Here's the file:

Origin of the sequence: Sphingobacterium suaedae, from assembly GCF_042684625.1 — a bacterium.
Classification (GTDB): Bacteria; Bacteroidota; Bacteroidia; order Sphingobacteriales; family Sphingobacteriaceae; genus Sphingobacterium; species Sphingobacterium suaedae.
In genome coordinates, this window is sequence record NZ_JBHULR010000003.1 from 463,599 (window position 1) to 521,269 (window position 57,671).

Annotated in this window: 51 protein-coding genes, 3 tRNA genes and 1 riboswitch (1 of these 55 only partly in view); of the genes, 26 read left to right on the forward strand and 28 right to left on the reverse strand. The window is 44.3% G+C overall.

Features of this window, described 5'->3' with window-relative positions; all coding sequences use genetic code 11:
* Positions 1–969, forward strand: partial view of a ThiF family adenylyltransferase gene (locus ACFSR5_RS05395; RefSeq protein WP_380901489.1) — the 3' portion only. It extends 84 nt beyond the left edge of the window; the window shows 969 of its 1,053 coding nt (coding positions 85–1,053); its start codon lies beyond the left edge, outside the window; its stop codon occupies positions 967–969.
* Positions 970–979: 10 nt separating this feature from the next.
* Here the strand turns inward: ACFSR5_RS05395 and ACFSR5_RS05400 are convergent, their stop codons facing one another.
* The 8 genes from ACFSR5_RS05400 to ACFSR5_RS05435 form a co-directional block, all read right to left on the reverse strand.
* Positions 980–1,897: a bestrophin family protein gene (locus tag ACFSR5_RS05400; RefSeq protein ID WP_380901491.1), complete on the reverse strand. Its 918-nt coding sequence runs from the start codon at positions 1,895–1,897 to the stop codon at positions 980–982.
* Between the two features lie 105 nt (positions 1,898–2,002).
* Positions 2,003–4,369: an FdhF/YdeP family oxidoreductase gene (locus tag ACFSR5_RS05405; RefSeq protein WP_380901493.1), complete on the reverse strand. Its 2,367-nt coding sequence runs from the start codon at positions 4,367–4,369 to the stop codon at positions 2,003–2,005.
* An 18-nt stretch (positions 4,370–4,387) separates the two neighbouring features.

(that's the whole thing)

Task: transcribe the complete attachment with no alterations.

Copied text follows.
Origin of the sequence: Sphingobacterium suaedae, from assembly GCF_042684625.1 — a bacterium.
Classification (GTDB): Bacteria; Bacteroidota; Bacteroidia; order Sphingobacteriales; family Sphingobacteriaceae; genus Sphingobacterium; species Sphingobacterium suaedae.
In genome coordinates, this window is sequence record NZ_JBHULR010000003.1 from 463,599 (window position 1) to 521,269 (window position 57,671).

Annotated in this window: 51 protein-coding genes, 3 tRNA genes and 1 riboswitch (1 of these 55 only partly in view); of the genes, 26 read left to right on the forward strand and 28 right to left on the reverse strand. The window is 44.3% G+C overall.

Features of this window, described 5'->3' with window-relative positions; all coding sequences use genetic code 11:
* Positions 1–969, forward strand: partial view of a ThiF family adenylyltransferase gene (locus ACFSR5_RS05395; RefSeq protein WP_380901489.1) — the 3' portion only. It extends 84 nt beyond the left edge of the window; the window shows 969 of its 1,053 coding nt (coding positions 85–1,053); its start codon lies beyond the left edge, outside the window; its stop codon occupies positions 967–969.
* Positions 970–979: 10 nt separating this feature from the next.
* Here the strand turns inward: ACFSR5_RS05395 and ACFSR5_RS05400 are convergent, their stop codons facing one another.
* The 8 genes from ACFSR5_RS05400 to ACFSR5_RS05435 form a co-directional block, all read right to left on the reverse strand.
* Positions 980–1,897: a bestrophin family protein gene (locus tag ACFSR5_RS05400; RefSeq protein ID WP_380901491.1), complete on the reverse strand. Its 918-nt coding sequence runs from the start codon at positions 1,895–1,897 to the stop codon at positions 980–982.
* Between the two features lie 105 nt (positions 1,898–2,002).
* Positions 2,003–4,369: an FdhF/YdeP family oxidoreductase gene (locus tag ACFSR5_RS05405; RefSeq protein WP_380901493.1), complete on the reverse strand. Its 2,367-nt coding sequence runs from the start codon at positions 4,367–4,369 to the stop codon at positions 2,003–2,005.
* An 18-nt stretch (positions 4,370–4,387) separates the two neighbouring features.